Poisonous stinging tree transforms into award-winning artwork

8 December 2020

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An Australian stinging tree that causes extreme pain to its victims has been transformed into an award-winning artwork for this year’s IMB Jo Underhill Art Award.

The IMB Jo Underhill Art Award 2020 winner 'Stinging nettles of the gympie-gympie tree'.

Senior Research Assistant Darren Brown claimed first prize in this year’s competition with his piece ‘Stinging nettles of the gympie-gympie tree’.

The winning work gets closer to the poisonous plant than you would dare to in the wild – the electron micrograph detailing the tree’s needle-shaped stinging hairs in high definition.

"I feel especially proud to win the Jo Underhill Art award for 2020 and wish Jo's family all the best for their kind support towards art and imaging at the IMB," Mr Brown said.

Imaging scientist Dr Nicholas Condon was awarded second spot with his piece ‘Seeing across time’.

The image is a time-projected, multi-colour-coded representation of a type of immune cell called a macrophage.

“It was a great surprise for my colourful image of cellular movement to be recognised by the judges and selected as the runner-up,” Dr Condon said.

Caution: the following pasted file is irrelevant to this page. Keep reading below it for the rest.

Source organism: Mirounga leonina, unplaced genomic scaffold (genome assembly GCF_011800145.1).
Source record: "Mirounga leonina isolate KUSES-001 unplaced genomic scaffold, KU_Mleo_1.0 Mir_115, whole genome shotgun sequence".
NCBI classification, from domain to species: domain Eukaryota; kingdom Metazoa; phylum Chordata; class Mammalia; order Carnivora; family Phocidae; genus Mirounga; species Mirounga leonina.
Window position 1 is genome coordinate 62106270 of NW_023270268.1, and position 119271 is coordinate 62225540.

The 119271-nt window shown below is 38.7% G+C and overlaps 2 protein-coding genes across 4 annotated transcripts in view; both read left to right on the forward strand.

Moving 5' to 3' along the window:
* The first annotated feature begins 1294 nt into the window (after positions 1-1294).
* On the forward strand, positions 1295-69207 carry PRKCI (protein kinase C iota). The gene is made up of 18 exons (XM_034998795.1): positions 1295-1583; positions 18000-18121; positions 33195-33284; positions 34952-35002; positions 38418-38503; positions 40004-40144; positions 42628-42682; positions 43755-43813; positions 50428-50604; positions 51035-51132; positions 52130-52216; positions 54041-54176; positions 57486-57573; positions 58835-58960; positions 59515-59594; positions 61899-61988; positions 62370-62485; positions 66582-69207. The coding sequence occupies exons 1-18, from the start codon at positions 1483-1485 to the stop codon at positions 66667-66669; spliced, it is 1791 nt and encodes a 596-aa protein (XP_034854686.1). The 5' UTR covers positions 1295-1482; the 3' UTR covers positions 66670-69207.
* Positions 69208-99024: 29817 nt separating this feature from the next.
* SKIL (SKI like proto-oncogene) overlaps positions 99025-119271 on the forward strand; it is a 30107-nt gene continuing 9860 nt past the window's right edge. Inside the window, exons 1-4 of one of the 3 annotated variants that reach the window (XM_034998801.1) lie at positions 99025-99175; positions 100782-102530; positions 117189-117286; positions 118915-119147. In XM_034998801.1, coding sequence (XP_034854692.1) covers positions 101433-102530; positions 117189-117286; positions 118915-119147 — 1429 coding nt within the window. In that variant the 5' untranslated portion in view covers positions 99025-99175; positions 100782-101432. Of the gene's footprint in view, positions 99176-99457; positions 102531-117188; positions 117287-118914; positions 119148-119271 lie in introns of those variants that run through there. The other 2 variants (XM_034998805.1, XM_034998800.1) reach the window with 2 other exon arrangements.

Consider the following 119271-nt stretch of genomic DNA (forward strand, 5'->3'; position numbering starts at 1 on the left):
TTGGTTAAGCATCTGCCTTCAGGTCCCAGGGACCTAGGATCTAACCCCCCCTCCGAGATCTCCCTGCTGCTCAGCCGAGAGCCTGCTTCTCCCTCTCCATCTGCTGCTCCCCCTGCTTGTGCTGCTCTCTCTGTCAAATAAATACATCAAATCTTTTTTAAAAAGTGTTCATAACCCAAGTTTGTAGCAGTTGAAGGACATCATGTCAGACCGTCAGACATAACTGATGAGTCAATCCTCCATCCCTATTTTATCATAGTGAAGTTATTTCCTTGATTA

“Sometimes we produce stunning images which often may not see the light of day in the final publications, but deserve an outlet – and this competition is a wonderful opportunity for scientists to be creative."

And this year’s People’s Choice Award was won by PhD student Charu Deepika.

Miss Deepika won this year’s online favourite with her work ‘Phycobiliproteins: Light-Harvesting Antennas’ – a mesmerising swirl of colours of the proteins themselves.

“I would like to express my highest gratitude and heartfelt thank you to everyone who voted on my artwork," Miss Deepika said.

Phycobiliproteins: Light-Harvesting Antennas

"It was an honour and extreme pleasure to participate and win the Jo Underhill Art award."

The competition is held every year in honour of Jo Underhill, an artist-in-residence at IMB, who lost her battle with cancer in 2014.

Ms Underhill’s mother and sister, Primrose and Jerry, were both in attendance for this year’s award, and were delighted to meet the winners and award the prizes.

Discover every entry for this year's competition in our online gallery.

IMB Jo Underhill Art Award winners (L-R) Dr Nicholas Condon, Darren Brown and Charu Deepika share a moment with Jo's mother, Primrose.

 

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